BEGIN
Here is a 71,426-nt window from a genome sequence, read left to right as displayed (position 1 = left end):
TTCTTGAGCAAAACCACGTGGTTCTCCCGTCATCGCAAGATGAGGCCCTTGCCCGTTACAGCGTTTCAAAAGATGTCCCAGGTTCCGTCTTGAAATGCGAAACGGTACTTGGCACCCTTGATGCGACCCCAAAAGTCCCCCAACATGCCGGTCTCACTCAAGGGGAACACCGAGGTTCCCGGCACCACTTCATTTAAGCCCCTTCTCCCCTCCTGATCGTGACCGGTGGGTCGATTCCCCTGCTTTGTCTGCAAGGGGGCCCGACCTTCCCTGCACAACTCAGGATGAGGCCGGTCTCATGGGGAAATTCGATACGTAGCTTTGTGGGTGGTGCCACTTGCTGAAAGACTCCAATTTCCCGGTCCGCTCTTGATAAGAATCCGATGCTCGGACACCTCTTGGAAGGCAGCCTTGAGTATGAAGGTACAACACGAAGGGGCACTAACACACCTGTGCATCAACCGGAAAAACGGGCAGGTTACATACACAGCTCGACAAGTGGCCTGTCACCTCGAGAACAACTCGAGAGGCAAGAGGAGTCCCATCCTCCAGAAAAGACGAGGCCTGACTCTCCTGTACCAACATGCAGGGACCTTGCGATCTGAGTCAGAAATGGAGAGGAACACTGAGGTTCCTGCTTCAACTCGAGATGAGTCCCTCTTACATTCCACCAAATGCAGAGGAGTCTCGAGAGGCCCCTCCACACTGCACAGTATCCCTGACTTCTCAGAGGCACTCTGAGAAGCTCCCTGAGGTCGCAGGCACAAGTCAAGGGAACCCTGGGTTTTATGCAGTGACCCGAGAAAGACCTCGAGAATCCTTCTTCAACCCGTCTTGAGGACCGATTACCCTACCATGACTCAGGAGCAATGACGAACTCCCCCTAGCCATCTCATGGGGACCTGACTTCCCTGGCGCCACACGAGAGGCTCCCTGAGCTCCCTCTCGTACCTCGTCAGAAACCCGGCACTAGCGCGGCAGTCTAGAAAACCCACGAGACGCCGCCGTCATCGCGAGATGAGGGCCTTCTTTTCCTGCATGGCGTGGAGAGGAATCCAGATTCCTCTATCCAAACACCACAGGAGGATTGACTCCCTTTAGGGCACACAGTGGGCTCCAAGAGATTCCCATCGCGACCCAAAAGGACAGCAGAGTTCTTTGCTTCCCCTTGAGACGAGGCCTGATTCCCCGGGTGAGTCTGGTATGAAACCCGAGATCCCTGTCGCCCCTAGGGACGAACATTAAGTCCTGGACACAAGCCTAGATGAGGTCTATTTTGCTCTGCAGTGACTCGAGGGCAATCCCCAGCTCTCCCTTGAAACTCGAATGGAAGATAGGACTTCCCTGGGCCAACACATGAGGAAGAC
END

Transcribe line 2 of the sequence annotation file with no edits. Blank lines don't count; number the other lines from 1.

TTCTTGAGCAAAACCACGTGGTTCTCCCGTCATCGCAAGATGAGGCCCTTGCCCGTTACAGCGTTTCAAAAGATGTCCCAGGTTCCGTCTTGAAATGCGAAACGGTACTTGGCACCCTTGATGCGACCCCAAAAGTCCCCCAACATGCCGGTCTCACTCAAGGGGAACACCGAGGTTCCCGGCACCACTTCATTTAAGCCCCTTCTCCCCTCCTGATCGTGACCGGTGGGTCGATTCCCCTGCTTTGTCTGCAAGGGGGCCCGACCTTCCCTGCACAACTCAGGATGAGGCCGGTCTCATGGGGAAATTCGATACGTAGCTTTGTGGGTGGTGCCACTTGCTGAAAGACTCCAATTTCCCGGTCCGCTCTTGATAAGAATCCGATGCTCGGACACCTCTTGGAAGGCAGCCTTGAGTATGAAGGTACAACACGAAGGGGCACTAACACACCTGTGCATCAACCGGAAAAACGGGCAGGTTACATACACAGCTCGACAAGTGGCCTGTCACCTCGAGAACAACTCGAGAGGCAAGAGGAGTCCCATCCTCCAGAAAAGACGAGGCCTGACTCTCCTGTACCAACATGCAGGGACCTTGCGATCTGAGTCAGAAATGGAGAGGAACACTGAGGTTCCTGCTTCAACTCGAGATGAGTCCCTCTTACATTCCACCAAATGCAGAGGAGTCTCGAGAGGCCCCTCCACACTGCACAGTATCCCTGACTTCTCAGAGGCACTCTGAGAAGCTCCCTGAGGTCGCAGGCACAAGTCAAGGGAACCCTGGGTTTTATGCAGTGACCCGAGAAAGACCTCGAGAATCCTTCTTCAACCCGTCTTGAGGACCGATTACCCTACCATGACTCAGGAGCAATGACGAACTCCCCCTAGCCATCTCATGGGGACCTGACTTCCCTGGCGCCACACGAGAGGCTCCCTGAGCTCCCTCTCGTACCTCGTCAGAAACCCGGCACTAGCGCGGCAGTCTAGAAAACCCACGAGACGCCGCCGTCATCGCGAGATGAGGGCCTTCTTTTCCTGCATGGCGTGGAGAGGAATCCAGATTCCTCTATCCAAACACCACAGGAGGATTGACTCCCTTTAGGGCACACAGTGGGCTCCAAGAGATTCCCATCGCGACCCAAAAGGACAGCAGAGTTCTTTGCTTCCCCTTGAGACGAGGCCTGATTCCCCGGGTGAGTCTGGTATGAAACCCGAGATCCCTGTCGCCCCTAGGGACGAACATTAAGTCCTGGACACAAGCCTAGATGAGGTCTATTTTGCTCTGCAGTGACTCGAGGGCAATCCCCAGCTCTCCCTTGAAACTCGAATGGAAGATAGGACTTCCCTGGGCCAACACATGAGGAAGAC